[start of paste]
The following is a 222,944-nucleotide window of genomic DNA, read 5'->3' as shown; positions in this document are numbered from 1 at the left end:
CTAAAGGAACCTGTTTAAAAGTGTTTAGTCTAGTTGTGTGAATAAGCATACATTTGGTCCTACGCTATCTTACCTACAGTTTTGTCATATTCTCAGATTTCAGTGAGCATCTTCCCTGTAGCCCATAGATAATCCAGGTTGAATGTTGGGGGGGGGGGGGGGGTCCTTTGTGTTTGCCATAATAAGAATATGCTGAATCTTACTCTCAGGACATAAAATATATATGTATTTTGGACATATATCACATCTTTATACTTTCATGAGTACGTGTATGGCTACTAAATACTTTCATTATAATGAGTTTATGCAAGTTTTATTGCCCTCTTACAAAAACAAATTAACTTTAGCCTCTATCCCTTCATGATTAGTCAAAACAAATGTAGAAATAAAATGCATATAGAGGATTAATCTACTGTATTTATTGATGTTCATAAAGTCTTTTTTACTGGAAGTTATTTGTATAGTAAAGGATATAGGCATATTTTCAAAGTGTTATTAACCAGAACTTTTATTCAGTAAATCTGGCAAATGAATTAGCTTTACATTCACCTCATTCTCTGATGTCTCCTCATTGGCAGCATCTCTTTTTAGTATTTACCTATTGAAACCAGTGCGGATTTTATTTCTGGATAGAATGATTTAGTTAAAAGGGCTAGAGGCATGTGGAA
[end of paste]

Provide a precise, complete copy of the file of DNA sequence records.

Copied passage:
The following is a 222,944-nucleotide window of genomic DNA, read 5'->3' as shown; positions in this document are numbered from 1 at the left end:
CTAAAGGAACCTGTTTAAAAGTGTTTAGTCTAGTTGTGTGAATAAGCATACATTTGGTCCTACGCTATCTTACCTACAGTTTTGTCATATTCTCAGATTTCAGTGAGCATCTTCCCTGTAGCCCATAGATAATCCAGGTTGAATGTTGGGGGGGGGGGGGGGGTCCTTTGTGTTTGCCATAATAAGAATATGCTGAATCTTACTCTCAGGACATAAAATATATATGTATTTTGGACATATATCACATCTTTATACTTTCATGAGTACGTGTATGGCTACTAAATACTTTCATTATAATGAGTTTATGCAAGTTTTATTGCCCTCTTACAAAAACAAATTAACTTTAGCCTCTATCCCTTCATGATTAGTCAAAACAAATGTAGAAATAAAATGCATATAGAGGATTAATCTACTGTATTTATTGATGTTCATAAAGTCTTTTTTACTGGAAGTTATTTGTATAGTAAAGGATATAGGCATATTTTCAAAGTGTTATTAACCAGAACTTTTATTCAGTAAATCTGGCAAATGAATTAGCTTTACATTCACCTCATTCTCTGATGTCTCCTCATTGGCAGCATCTCTTTTTAGTATTTACCTATTGAAACCAGTGCGGATTTTATTTCTGGATAGAATGATTTAGTTAAAAGGGCTAGAGGCATGTGGAA